When to Ask Them to Authenticate

19 Aug 2010 - 11:13am
3 years ago
2 replies
705 reads
Erica Osher
2010

Hey everyone!

Would love to hear your thoughts on what is the best time to ask someone to log in/sign up.  Do you think it is before they perform the action (for which signing up is required), after they perform the action or as part of the action itself? 

We have tried all three on our site and haven't noticed a real difference in our metrics.

Comments

19 Aug 2010 - 12:39pm
Dana Chisnell
2008

Erica,

  First, it depends on the action users are taking. Important: Authentication is *always* enabling. It is *never* a primary task for users. No normal person actually thinks of authentication as a goal for accomplishing something. (Okay, your CSO might, but he's Paranoid.) So, the key is to make authentication as invisible and integrated as you can make it. (And I'll bet your metrics reflect this.) Any time there's a login tacked on rather than designed in, it's a disruption, an obstacle to the user getting to what she wants to do on your site. What designer would purposely hinder a desired interaction? (Especially if it has to do with spending money on your site.) My design guideline would be Let the user do as much as possible on the site without authenticating explicitly. Authenticate only at the time the system must have it to avoid security risk and not a moment sooner.

  Then ask, *Why* are we authenticating users? Are we risking something? What? Are users risking something? What? If the answer to any of those is "not much" then take that into consideration. And vice versa.

  Also, look at the user's context. Is this at work or part of work? Is this authentication done frequently or infrequently? What else is going on for users at the time you're authenticating them? Is it on a desktop, laptop, or mobile device? Remember that on average, people have between 15 and 25 passwords they use in any given day. Do you want to be one of those? Does your product *need* to be one of those?

  Next, consider the support costs. Can you build the security in up front, elegantly integrating it, perhaps using users' actions to identify and authenticate them rather than having them take deliberate steps to authenticate? Then it's a development cost. If it's tacked on, then password recovery becomes a major support cost. If it's needlessly strong or complex, it's a support cost, and not necessarily more secure.

  Look at examples. Posterous, for example, doesn't require authentication or much in the way of registration to start a blog. You just send in an email with the content you want in your first post. Boom, you're up. Instapaper doesn't require a password. Why would it? You're storing links to things you want to read later, without any personally identifying information. Amazon authenticates the transaction after it has identified the user. After you've purchased one thing on the site, the next time you go back, it will let you keep going until it sees you doing something different or it needds more information. That's why one-click works -- it is looking at the actions the user is taking on the way to completing the purchase. For example, if the customer ships to a different address from the usual, that prompts the system to ask for the credit card information again.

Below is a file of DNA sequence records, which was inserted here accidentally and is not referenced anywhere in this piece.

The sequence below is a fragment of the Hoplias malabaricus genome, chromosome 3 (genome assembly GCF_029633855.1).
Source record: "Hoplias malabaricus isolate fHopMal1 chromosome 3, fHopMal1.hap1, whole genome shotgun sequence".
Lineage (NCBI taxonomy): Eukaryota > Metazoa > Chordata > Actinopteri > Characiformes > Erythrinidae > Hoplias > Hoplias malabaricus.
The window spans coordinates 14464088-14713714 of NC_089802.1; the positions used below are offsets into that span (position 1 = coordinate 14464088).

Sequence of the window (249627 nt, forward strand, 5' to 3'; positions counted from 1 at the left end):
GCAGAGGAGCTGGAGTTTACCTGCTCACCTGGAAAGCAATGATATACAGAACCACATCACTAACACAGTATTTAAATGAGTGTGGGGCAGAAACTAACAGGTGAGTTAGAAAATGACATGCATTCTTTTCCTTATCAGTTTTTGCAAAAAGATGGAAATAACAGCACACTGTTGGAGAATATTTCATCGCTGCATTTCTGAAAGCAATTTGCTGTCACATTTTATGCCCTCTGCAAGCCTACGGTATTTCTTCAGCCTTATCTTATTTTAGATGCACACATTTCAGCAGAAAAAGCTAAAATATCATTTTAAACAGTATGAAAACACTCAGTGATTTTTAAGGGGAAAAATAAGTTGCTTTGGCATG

How *not* to do it is a lesson you can take from the US Treasury. Ever tried to buy a savings bond online? It's the same registration, authentication, and purchase process whether you're buying a $50 bond for a high school graduate or you're an institutional investor buying TBills. You get the idea, I'm sure.

Good luck,

Dana

http://usablyauthentical.blogspot.com/

20 Aug 2010 - 8:04am
Ania Powers
2010

I am not reallly sure what do you mean by "Do you think it is before they perform the action (for which signing up is required), after they perform the action or as part of the action itself?"if signing up is required to perform the action, how could they do it afterwards?

Anyway, it depends on what users are signing for, I'd say, and I don't think there is one general answer.
If you compare paying utilities bills and online store, in first case most of users will have bookmarked the page with their account (not necessarily the provider's home page), and the amount they owe will be right there - they just need to login and pay, while in online store they first need to choose the product before doing any action which may require signing up.

Plus, the same person may use different paths depending on which coputer s/he is using - his/her personal one, where s/he has stored passwords, bookmarks (different lading page), option "keep me signed up" checked, or public one (in the office, friend's house, library, where all the process will most likely start from the main page).

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